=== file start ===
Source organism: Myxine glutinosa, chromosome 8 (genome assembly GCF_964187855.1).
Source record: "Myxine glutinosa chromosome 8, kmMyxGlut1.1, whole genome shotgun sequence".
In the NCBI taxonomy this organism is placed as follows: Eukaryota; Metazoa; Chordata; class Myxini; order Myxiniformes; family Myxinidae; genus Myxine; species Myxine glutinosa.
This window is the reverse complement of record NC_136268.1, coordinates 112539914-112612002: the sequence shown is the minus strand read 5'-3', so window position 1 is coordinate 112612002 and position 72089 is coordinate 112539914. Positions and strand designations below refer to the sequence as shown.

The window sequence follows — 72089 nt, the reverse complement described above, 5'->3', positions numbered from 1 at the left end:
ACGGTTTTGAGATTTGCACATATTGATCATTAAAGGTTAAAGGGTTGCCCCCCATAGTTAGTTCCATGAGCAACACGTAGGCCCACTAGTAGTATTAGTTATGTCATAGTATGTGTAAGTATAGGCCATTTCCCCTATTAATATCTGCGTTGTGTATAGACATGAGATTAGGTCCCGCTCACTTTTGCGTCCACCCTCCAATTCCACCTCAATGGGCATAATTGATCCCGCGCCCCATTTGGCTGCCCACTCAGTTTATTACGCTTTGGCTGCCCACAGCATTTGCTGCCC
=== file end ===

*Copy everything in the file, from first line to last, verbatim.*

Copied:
Source organism: Myxine glutinosa, chromosome 8 (genome assembly GCF_964187855.1).
Source record: "Myxine glutinosa chromosome 8, kmMyxGlut1.1, whole genome shotgun sequence".
In the NCBI taxonomy this organism is placed as follows: Eukaryota; Metazoa; Chordata; class Myxini; order Myxiniformes; family Myxinidae; genus Myxine; species Myxine glutinosa.
This window is the reverse complement of record NC_136268.1, coordinates 112539914-112612002: the sequence shown is the minus strand read 5'-3', so window position 1 is coordinate 112612002 and position 72089 is coordinate 112539914. Positions and strand designations below refer to the sequence as shown.

The window sequence follows — 72089 nt, the reverse complement described above, 5'->3', positions numbered from 1 at the left end:
ACGGTTTTGAGATTTGCACATATTGATCATTAAAGGTTAAAGGGTTGCCCCCCATAGTTAGTTCCATGAGCAACACGTAGGCCCACTAGTAGTATTAGTTATGTCATAGTATGTGTAAGTATAGGCCATTTCCCCTATTAATATCTGCGTTGTGTATAGACATGAGATTAGGTCCCGCTCACTTTTGCGTCCACCCTCCAATTCCACCTCAATGGGCATAATTGATCCCGCGCCCCATTTGGCTGCCCACTCAGTTTATTACGCTTTGGCTGCCCACAGCATTTGCTGCCC